Advocating for students

The budget seeds at least two new departments: a four-person Office of Equity charged with diversifying the teacher pipeline, among other roles, and a 20-person Title IX office that would investigate student abuse cases, including claims of student-on-student harassment.

Leaning into high schools

Fitting for a budget designed by a former high school principal – Jackson was running a high school before age 30 – the plan leans in to high schools, establishing $2 million to fund four new networks to oversee them. (That brings the total number of networks to 17; networks are mini-administrative departments that track school progress, assist with budgeting, and ensure policy and procedures are followed.) And it earmarks $75 million across three years for new science labs at neighborhood high schools. What’s more, it supports 10 additional career counselors to help campuses wrestle with a graduation mandate – set forth by Mayor Rahm Emanuel – that seniors have a post-secondary plan to graduate starting with the Class of 2020.

Throwing a lifeline to small schools

The budget also sets forth a $10 million “Small Schools Fund” to help schools with low enrollment retain teachers and offer after-school programs. It also earmarks an additional $5 million to help schools facing precipitous changes in enrollment, which can in turn lead to dramatic budget drops.   

Supporting modest staff increases

After a round of layoffs were announced in June, the budget plan adds at least 200 teachers. But the district would not provide a clear accounting of whom to Chalkbeat by publication time. Earlier this week, it announced plans to fund additional school social workers (160) and special education case managers (94).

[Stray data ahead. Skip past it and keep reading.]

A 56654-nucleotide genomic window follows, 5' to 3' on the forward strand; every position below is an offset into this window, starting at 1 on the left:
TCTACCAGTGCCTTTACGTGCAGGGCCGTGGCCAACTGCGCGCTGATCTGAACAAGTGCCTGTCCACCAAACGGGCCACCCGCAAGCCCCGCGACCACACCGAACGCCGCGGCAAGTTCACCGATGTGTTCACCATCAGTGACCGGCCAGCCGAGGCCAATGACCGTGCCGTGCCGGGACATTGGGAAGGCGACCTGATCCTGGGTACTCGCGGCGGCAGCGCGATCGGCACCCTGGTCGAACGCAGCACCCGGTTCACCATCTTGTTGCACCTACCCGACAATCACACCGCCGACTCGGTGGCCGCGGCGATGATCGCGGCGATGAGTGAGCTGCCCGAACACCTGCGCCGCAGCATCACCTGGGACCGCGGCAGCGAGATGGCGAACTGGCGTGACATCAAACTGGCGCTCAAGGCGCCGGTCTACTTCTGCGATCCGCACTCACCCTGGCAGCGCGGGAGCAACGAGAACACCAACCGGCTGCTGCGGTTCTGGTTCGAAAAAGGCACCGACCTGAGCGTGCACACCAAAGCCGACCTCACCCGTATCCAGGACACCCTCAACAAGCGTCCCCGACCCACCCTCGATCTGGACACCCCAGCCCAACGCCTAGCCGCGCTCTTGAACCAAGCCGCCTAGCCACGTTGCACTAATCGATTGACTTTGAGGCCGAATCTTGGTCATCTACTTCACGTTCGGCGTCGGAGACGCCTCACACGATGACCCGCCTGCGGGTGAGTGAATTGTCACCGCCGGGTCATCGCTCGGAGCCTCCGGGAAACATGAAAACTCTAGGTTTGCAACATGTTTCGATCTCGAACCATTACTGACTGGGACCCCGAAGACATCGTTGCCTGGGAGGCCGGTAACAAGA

The district plans to add positions for the upcoming 2018-2019 year.

As Chicago Teachers Union organizer and Cook County Commissioner candidate Brandon Johnson pointed out in an impromptu press conference earlier this week in front of district HQ, the budget is still “woefully short” on school psychologists, nurses, and counselors. And it doesn’t address the calls from parents to restore librarians and instructors in such subjects as art, music, physical education — positions that have experienced dramatic cuts since 2011. “What is proposed today still leaves us short of when (Mayor Emanuel) took office,” Johnson said. “The needs of our students must be met.”

Principal Elias Estrada, who oversees two North Side schools, Alcott Elementary and Alcott High School, said he was still figuring out how the additional staffing would work. He’s getting another social worker – but he oversees two campuses that sit three miles apart, so he figures he’ll have to divide the person’s time between campuses. Estrada asked the board at Monday’s budget hearing to help him understand the criteria it uses to determine which schools get extra staff or additional programs, like IB. “I need a counselor, a clerk, and an assistant principal,” he said; currently those positions also are shared between the elementary and the high school.

After the meeting, he said that schools might have gotten slightly bigger budgets this year, but the increase was consumed by rising salaries and he wasn’t able to add any positions. What’s more, his building needs repairs, but it didn’t get picked for any of the facilities upgrades in the $1 billion capital plan that accompanied the budget.

“What is the process?” he asked. “The need is everywhere.”

At two public hearings on Monday, fewer than a dozen speakers signed up to ask questions of the board, central office administrators, or Jackson.

To see if your school is getting one of the newly announced positions or any funding from the capital plan, type it in the search box below.